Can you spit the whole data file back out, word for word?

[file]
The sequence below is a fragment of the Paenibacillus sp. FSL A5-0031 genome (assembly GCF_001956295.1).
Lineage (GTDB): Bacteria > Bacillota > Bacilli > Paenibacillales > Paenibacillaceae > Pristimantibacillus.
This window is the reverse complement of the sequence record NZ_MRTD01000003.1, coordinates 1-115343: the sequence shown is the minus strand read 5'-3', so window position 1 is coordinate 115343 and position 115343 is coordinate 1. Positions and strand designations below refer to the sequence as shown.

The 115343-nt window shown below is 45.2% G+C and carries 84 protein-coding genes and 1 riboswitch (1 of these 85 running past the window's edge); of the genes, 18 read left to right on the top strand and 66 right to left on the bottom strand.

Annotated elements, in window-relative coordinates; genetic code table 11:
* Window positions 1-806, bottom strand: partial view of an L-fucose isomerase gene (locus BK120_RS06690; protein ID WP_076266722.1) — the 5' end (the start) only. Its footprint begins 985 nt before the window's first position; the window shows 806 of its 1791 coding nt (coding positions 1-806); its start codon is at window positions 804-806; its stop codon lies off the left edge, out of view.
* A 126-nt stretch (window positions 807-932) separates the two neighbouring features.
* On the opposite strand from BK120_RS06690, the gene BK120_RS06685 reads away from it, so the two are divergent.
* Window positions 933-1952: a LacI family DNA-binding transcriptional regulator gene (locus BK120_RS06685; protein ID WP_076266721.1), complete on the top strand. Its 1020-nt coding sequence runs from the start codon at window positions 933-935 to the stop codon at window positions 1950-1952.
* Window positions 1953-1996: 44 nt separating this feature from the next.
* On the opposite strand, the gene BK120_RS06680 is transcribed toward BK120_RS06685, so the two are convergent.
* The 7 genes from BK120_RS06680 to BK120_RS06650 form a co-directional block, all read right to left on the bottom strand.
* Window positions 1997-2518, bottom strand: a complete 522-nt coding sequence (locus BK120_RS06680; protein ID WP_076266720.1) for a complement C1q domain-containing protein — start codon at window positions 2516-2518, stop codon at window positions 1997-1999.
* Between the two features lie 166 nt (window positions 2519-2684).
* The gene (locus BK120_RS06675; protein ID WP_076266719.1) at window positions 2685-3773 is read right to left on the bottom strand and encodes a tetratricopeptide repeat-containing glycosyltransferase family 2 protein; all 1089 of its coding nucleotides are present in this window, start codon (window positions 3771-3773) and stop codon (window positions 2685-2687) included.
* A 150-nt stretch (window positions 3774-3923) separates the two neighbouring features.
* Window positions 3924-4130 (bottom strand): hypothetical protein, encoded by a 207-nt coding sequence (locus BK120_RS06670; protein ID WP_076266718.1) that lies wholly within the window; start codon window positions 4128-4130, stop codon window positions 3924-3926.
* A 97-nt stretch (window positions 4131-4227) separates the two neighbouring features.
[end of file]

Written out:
The sequence below is a fragment of the Paenibacillus sp. FSL A5-0031 genome (assembly GCF_001956295.1).
Lineage (GTDB): Bacteria > Bacillota > Bacilli > Paenibacillales > Paenibacillaceae > Pristimantibacillus.
This window is the reverse complement of the sequence record NZ_MRTD01000003.1, coordinates 1-115343: the sequence shown is the minus strand read 5'-3', so window position 1 is coordinate 115343 and position 115343 is coordinate 1. Positions and strand designations below refer to the sequence as shown.

The 115343-nt window shown below is 45.2% G+C and carries 84 protein-coding genes and 1 riboswitch (1 of these 85 running past the window's edge); of the genes, 18 read left to right on the top strand and 66 right to left on the bottom strand.

Annotated elements, in window-relative coordinates; genetic code table 11:
* Window positions 1-806, bottom strand: partial view of an L-fucose isomerase gene (locus BK120_RS06690; protein ID WP_076266722.1) — the 5' end (the start) only. Its footprint begins 985 nt before the window's first position; the window shows 806 of its 1791 coding nt (coding positions 1-806); its start codon is at window positions 804-806; its stop codon lies off the left edge, out of view.
* A 126-nt stretch (window positions 807-932) separates the two neighbouring features.
* On the opposite strand from BK120_RS06690, the gene BK120_RS06685 reads away from it, so the two are divergent.
* Window positions 933-1952: a LacI family DNA-binding transcriptional regulator gene (locus BK120_RS06685; protein ID WP_076266721.1), complete on the top strand. Its 1020-nt coding sequence runs from the start codon at window positions 933-935 to the stop codon at window positions 1950-1952.
* Window positions 1953-1996: 44 nt separating this feature from the next.
* On the opposite strand, the gene BK120_RS06680 is transcribed toward BK120_RS06685, so the two are convergent.
* The 7 genes from BK120_RS06680 to BK120_RS06650 form a co-directional block, all read right to left on the bottom strand.
* Window positions 1997-2518, bottom strand: a complete 522-nt coding sequence (locus BK120_RS06680; protein ID WP_076266720.1) for a complement C1q domain-containing protein — start codon at window positions 2516-2518, stop codon at window positions 1997-1999.
* Between the two features lie 166 nt (window positions 2519-2684).
* The gene (locus BK120_RS06675; protein ID WP_076266719.1) at window positions 2685-3773 is read right to left on the bottom strand and encodes a tetratricopeptide repeat-containing glycosyltransferase family 2 protein; all 1089 of its coding nucleotides are present in this window, start codon (window positions 3771-3773) and stop codon (window positions 2685-2687) included.
* A 150-nt stretch (window positions 3774-3923) separates the two neighbouring features.
* Window positions 3924-4130 (bottom strand): hypothetical protein, encoded by a 207-nt coding sequence (locus BK120_RS06670; protein ID WP_076266718.1) that lies wholly within the window; start codon window positions 4128-4130, stop codon window positions 3924-3926.
* A 97-nt stretch (window positions 4131-4227) separates the two neighbouring features.